2007 Holiday Retail Report A Mixed Bag
According to this excellent report by ComScore, the Internet economy (or eCommerce if you will) has been quite robust lately. Internet spending was up 19% for the 2007 holiday season over the previous year. That is incredibly strong! For the record 2006 was up 26% over 2005, but that does not dampen the robust nature of the 2007 holiday e-commerce retail spending data.
But what about traditional commerce? How's the old economy doing? Despite a strong, promising start (Thanksgiving weekend traffic was reportedly very strong - measured at 6.5% increase vs. 2006), bricks-and-mortar retail was weaker this holiday season. According to the New York Times, consumer spending for the 2007 retail season was up only 3.6% from 2006. The comparable year-over-year rates of increase were 6.6% and 8.7% for 2006 and 2005 respectively. [The analysis in the article also adjusts for higher gasoline prices to conclude that the net increase in retail spending for 2007 was more like 2%. Still it was an increase. That's not entirely bad.]
Finally, there's more of the overall holiday retail assessment to be gleaned from the following report from Thomson Financial (via ddi magazine online):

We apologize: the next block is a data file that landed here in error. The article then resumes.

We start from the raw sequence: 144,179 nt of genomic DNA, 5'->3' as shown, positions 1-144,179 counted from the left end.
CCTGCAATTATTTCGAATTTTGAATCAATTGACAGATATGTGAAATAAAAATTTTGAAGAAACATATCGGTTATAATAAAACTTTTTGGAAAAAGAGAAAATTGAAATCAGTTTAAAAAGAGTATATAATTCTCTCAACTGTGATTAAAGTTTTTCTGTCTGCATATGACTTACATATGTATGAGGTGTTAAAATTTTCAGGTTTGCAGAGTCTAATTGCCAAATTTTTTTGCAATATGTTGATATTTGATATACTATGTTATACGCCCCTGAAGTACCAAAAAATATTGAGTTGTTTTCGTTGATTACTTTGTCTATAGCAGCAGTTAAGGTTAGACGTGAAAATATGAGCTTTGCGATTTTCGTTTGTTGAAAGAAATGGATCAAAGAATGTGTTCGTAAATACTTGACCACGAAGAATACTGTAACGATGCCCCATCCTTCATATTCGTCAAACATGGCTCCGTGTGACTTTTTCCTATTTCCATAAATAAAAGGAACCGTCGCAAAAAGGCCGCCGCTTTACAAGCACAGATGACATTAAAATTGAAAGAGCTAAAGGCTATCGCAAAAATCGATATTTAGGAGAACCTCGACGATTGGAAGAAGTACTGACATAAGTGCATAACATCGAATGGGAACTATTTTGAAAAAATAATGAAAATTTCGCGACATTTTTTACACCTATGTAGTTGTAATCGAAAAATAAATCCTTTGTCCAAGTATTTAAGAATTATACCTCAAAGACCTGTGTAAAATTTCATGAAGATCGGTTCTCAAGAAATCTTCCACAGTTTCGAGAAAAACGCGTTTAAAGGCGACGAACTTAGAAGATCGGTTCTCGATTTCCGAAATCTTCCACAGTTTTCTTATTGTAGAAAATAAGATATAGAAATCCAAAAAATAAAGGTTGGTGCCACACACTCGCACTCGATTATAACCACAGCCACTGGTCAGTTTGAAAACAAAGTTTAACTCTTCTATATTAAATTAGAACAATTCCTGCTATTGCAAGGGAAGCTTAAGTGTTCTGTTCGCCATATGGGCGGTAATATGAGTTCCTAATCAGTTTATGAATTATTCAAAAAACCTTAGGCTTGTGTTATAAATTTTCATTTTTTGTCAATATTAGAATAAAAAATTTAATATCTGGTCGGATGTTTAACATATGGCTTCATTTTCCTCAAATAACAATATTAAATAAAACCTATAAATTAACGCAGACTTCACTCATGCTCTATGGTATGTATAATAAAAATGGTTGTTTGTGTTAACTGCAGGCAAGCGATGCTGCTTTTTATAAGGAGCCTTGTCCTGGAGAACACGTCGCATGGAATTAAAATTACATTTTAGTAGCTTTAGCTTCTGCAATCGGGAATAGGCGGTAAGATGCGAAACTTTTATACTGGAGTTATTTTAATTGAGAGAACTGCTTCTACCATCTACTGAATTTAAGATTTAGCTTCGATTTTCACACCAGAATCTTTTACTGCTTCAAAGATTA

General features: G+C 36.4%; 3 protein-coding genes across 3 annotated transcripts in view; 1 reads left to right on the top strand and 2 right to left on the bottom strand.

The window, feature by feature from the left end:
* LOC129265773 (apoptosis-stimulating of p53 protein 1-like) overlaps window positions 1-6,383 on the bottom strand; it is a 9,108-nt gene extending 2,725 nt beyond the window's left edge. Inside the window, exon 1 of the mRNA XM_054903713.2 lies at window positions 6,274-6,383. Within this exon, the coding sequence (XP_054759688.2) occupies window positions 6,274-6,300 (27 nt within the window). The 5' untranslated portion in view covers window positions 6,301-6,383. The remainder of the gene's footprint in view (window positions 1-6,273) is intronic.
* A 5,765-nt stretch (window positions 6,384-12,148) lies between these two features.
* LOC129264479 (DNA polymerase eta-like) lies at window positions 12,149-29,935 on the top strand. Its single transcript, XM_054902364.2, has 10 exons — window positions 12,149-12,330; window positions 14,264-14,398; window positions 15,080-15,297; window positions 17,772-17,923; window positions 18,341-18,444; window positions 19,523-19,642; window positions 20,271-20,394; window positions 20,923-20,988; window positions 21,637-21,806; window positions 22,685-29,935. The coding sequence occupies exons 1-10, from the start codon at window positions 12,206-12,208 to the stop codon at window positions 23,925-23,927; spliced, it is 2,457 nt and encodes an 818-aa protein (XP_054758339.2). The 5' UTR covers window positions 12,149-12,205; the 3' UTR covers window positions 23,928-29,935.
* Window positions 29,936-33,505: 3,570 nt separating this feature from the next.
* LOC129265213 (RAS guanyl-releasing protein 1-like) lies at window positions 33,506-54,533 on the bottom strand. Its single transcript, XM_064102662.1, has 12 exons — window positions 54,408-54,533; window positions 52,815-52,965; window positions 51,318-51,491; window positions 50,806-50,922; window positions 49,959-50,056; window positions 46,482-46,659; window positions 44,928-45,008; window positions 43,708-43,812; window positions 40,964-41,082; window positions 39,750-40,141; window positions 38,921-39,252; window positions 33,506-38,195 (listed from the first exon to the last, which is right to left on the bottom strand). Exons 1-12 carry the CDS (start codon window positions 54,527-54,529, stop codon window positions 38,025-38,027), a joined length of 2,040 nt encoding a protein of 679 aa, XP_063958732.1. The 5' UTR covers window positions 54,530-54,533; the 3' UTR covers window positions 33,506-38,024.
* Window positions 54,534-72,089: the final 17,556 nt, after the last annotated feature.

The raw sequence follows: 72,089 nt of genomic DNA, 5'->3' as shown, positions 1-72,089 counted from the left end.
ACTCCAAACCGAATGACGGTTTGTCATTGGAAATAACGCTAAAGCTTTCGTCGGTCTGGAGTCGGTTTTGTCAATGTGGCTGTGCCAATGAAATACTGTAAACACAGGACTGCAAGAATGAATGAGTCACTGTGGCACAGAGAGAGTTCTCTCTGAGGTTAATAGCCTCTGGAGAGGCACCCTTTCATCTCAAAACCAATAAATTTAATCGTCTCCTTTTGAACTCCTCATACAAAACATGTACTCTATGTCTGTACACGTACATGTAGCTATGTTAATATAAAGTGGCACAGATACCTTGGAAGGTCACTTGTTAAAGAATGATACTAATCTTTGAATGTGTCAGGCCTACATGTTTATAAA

According to a preliminary same-store sales tally by Thomson Financial, 16 retailers missed projections, while seven surpassed forecasts and one met expectations. While weak results were posted across all retail categories,apparel retailers, such as Limited Brands Inc. and Pacific Sunwear of California Inc., were the hardest hit. Limited reported an 8 percent decline in same-store sales--financial analysts had predicted a decline of only 4 percent. However, Wal-Mart Stores Inc. and Costco Wholesale Corp. reported same-store sales increases for December. Wal-Mart's same-store sales rose 2.4 percent, surpassing a forecast of 1.8 percent, while Costco posted a 7 percent increase in same-store sales, above the 5.6 percent prediction.
All in all, the 2007 holiday retail season was a mixed bag: somewhat weak overall, with a few bright spots. The notable exception was online retail, or e-commerce.
Any marketing genius who dares to say that the Internet is becoming increasingly important to business success is absolutely correct!